U.S. seals the deal on USMCA, says trade agreement can now take effect July 1

The United States has cleared the way for its long-awaited trade agreement with Canada and Mexico to go into effect July 1.

Trump administration sees deal as way to restart U.S. manufacturing

U.S. President Donald Trump, Canada's Prime Minister Justin Trudeau and Mexico's President Enrique Pena Nieto attend the USMCA signing ceremony before the G20 leaders summit in Buenos Aires, Argentina November 30, 2018. (Kevin Lamarque/Reuters)

The United States has cleared the way for its long-awaited trade agreement with Canada and Mexico to go into effect July 1.

The U.S. notified its North American trading partners today that it has finished the domestic housekeeping work called for in the agreement, a step the other two countries completed earlier this month.

U.S. Trade Representative Robert Lighthizer also informed Congress that all three countries are now ready to proceed on the next step: forging so-called "uniform regulations" that will govern how the language of the deal is to be interpreted.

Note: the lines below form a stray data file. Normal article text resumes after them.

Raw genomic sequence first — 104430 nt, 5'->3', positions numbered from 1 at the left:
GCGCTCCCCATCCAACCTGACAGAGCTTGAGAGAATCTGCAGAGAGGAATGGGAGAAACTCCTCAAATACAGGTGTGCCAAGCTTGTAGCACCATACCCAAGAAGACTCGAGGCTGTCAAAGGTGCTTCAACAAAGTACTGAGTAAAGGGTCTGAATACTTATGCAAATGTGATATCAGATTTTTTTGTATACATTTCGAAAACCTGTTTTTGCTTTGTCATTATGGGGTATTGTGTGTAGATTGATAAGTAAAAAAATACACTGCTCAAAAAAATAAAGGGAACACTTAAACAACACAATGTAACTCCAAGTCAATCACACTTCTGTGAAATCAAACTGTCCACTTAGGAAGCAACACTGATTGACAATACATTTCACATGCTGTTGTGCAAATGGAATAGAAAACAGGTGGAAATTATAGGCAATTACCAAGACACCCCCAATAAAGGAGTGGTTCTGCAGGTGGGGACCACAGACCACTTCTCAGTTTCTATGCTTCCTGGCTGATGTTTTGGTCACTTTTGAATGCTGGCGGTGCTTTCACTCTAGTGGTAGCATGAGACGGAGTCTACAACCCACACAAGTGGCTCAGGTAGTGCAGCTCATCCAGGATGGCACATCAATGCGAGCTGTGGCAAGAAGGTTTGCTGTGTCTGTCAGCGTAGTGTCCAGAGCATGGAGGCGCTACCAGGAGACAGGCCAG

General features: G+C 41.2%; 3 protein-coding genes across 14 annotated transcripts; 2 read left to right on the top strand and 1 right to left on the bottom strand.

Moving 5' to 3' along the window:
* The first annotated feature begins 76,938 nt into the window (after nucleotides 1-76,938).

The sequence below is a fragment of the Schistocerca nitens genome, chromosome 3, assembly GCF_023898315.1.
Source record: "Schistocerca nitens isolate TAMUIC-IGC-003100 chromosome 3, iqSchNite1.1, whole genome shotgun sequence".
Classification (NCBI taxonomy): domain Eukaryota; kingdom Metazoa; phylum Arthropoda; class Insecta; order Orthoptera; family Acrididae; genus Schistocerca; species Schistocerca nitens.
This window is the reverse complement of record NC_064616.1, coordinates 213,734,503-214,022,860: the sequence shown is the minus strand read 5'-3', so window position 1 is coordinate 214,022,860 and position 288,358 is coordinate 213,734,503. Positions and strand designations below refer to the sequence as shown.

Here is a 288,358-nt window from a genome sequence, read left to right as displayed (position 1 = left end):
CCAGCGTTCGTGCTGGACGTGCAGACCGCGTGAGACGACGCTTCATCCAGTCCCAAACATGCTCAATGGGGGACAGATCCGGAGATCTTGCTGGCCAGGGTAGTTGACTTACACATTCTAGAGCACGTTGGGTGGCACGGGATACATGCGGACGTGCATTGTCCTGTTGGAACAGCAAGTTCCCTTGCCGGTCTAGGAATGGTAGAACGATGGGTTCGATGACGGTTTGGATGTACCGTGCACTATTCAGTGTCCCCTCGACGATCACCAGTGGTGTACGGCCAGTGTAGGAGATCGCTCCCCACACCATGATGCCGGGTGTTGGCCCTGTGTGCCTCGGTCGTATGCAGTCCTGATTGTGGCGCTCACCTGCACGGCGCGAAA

As a result, the current timeline will allow the deal to take effect on Canada Day.

In a statement, Lighthizer makes clear the U.S. is anxious to get the deal in place to help facilitate the American recovery from the COVID-19 pandemic.

The statement also suggests the Trump administration sees the agreement as an integral part of its strategy to repatriate the American manufacturing industry.

"The crisis and recovery from the COVID-19 pandemic demonstrates that now, more than ever, the United States should strive to increase manufacturing capacity and investment in North America," Lighthizer said. "The USMCA's entry into force is a landmark achievement in that effort."

Some of the domestic work the U.S. needed to complete included establishing internal guidelines and customs rules, setting up inter-agency working groups and choosing rosters for the agreement's dispute settlement process, said Ohio trade lawyer Dan Ujczo, a Canada-U.S. specialist with the Columbus firm Dickinson Wright.

The implementation bill, which proved a sticking point with Democrats and even some Republicans on Capitol Hill, was passed by Congress and signed by President Donald Trump in late January.

"Very pleased that all three countries have now completed the domestic ratification process," tweeted Kirsten Hillman, Canada's ambassador to the U.S. and a key player in the 13-month negotiation process. "This is great news for (Canada, U.S. and Mexico) and for businesses and workers across North America."